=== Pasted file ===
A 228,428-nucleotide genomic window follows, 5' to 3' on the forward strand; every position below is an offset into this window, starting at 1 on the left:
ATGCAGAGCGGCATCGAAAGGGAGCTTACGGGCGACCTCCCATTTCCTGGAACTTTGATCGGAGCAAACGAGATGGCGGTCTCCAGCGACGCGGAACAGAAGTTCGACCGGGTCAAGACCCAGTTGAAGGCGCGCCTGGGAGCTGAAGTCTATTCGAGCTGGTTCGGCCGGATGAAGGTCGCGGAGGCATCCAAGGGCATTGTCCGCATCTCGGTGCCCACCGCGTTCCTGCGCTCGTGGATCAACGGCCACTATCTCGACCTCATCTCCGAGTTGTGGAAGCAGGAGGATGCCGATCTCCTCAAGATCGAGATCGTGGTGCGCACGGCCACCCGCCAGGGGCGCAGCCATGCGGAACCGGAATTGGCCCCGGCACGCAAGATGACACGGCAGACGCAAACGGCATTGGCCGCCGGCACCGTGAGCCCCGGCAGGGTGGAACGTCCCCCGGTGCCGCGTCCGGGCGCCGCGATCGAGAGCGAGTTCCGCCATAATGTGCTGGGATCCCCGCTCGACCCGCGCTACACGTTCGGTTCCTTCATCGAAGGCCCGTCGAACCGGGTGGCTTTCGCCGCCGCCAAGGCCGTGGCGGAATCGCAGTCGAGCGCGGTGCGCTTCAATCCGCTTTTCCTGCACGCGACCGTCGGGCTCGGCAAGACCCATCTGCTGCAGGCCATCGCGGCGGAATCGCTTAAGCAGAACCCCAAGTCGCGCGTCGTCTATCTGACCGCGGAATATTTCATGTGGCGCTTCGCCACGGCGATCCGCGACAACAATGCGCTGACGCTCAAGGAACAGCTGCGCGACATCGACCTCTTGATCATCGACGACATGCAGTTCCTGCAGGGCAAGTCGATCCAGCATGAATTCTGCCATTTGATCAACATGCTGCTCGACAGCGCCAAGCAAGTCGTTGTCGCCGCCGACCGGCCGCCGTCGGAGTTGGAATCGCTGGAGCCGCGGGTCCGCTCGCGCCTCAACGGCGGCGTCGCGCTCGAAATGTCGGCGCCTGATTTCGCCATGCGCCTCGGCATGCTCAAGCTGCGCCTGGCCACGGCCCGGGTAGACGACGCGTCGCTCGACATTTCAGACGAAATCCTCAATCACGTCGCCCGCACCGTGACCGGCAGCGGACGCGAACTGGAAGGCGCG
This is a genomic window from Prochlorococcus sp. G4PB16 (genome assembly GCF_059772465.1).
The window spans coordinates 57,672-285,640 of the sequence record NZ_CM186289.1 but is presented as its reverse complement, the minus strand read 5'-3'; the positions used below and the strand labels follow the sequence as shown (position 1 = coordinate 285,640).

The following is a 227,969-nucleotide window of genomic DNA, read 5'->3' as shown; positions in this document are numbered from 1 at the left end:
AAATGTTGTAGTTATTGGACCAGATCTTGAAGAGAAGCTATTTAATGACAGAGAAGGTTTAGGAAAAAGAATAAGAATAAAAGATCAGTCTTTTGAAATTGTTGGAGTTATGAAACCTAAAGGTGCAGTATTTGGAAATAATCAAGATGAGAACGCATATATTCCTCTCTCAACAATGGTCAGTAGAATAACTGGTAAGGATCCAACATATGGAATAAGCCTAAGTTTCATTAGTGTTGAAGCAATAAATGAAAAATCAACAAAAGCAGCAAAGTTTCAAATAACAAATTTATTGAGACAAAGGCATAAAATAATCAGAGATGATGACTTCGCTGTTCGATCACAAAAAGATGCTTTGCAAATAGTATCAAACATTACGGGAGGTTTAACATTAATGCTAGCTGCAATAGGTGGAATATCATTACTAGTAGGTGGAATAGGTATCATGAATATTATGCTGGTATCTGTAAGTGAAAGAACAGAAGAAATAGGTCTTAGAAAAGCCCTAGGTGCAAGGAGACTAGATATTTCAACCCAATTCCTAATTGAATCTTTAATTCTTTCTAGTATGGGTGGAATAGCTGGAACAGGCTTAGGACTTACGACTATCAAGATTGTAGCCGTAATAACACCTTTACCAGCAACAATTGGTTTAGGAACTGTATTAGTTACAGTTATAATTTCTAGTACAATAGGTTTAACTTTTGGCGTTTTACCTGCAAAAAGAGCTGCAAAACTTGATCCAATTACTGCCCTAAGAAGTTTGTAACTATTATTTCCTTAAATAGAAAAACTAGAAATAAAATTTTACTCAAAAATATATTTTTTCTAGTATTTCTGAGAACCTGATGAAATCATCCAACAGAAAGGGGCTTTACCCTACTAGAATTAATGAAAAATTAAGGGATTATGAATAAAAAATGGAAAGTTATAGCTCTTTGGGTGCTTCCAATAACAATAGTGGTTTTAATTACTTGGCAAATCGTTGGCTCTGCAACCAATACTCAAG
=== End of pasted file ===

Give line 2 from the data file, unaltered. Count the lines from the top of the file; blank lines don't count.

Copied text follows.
ATGCAGAGCGGCATCGAAAGGGAGCTTACGGGCGACCTCCCATTTCCTGGAACTTTGATCGGAGCAAACGAGATGGCGGTCTCCAGCGACGCGGAACAGAAGTTCGACCGGGTCAAGACCCAGTTGAAGGCGCGCCTGGGAGCTGAAGTCTATTCGAGCTGGTTCGGCCGGATGAAGGTCGCGGAGGCATCCAAGGGCATTGTCCGCATCTCGGTGCCCACCGCGTTCCTGCGCTCGTGGATCAACGGCCACTATCTCGACCTCATCTCCGAGTTGTGGAAGCAGGAGGATGCCGATCTCCTCAAGATCGAGATCGTGGTGCGCACGGCCACCCGCCAGGGGCGCAGCCATGCGGAACCGGAATTGGCCCCGGCACGCAAGATGACACGGCAGACGCAAACGGCATTGGCCGCCGGCACCGTGAGCCCCGGCAGGGTGGAACGTCCCCCGGTGCCGCGTCCGGGCGCCGCGATCGAGAGCGAGTTCCGCCATAATGTGCTGGGATCCCCGCTCGACCCGCGCTACACGTTCGGTTCCTTCATCGAAGGCCCGTCGAACCGGGTGGCTTTCGCCGCCGCCAAGGCCGTGGCGGAATCGCAGTCGAGCGCGGTGCGCTTCAATCCGCTTTTCCTGCACGCGACCGTCGGGCTCGGCAAGACCCATCTGCTGCAGGCCATCGCGGCGGAATCGCTTAAGCAGAACCCCAAGTCGCGCGTCGTCTATCTGACCGCGGAATATTTCATGTGGCGCTTCGCCACGGCGATCCGCGACAACAATGCGCTGACGCTCAAGGAACAGCTGCGCGACATCGACCTCTTGATCATCGACGACATGCAGTTCCTGCAGGGCAAGTCGATCCAGCATGAATTCTGCCATTTGATCAACATGCTGCTCGACAGCGCCAAGCAAGTCGTTGTCGCCGCCGACCGGCCGCCGTCGGAGTTGGAATCGCTGGAGCCGCGGGTCCGCTCGCGCCTCAACGGCGGCGTCGCGCTCGAAATGTCGGCGCCTGATTTCGCCATGCGCCTCGGCATGCTCAAGCTGCGCCTGGCCACGGCCCGGGTAGACGACGCGTCGCTCGACATTTCAGACGAAATCCTCAATCACGTCGCCCGCACCGTGACCGGCAGCGGACGCGAACTGGAAGGCGCG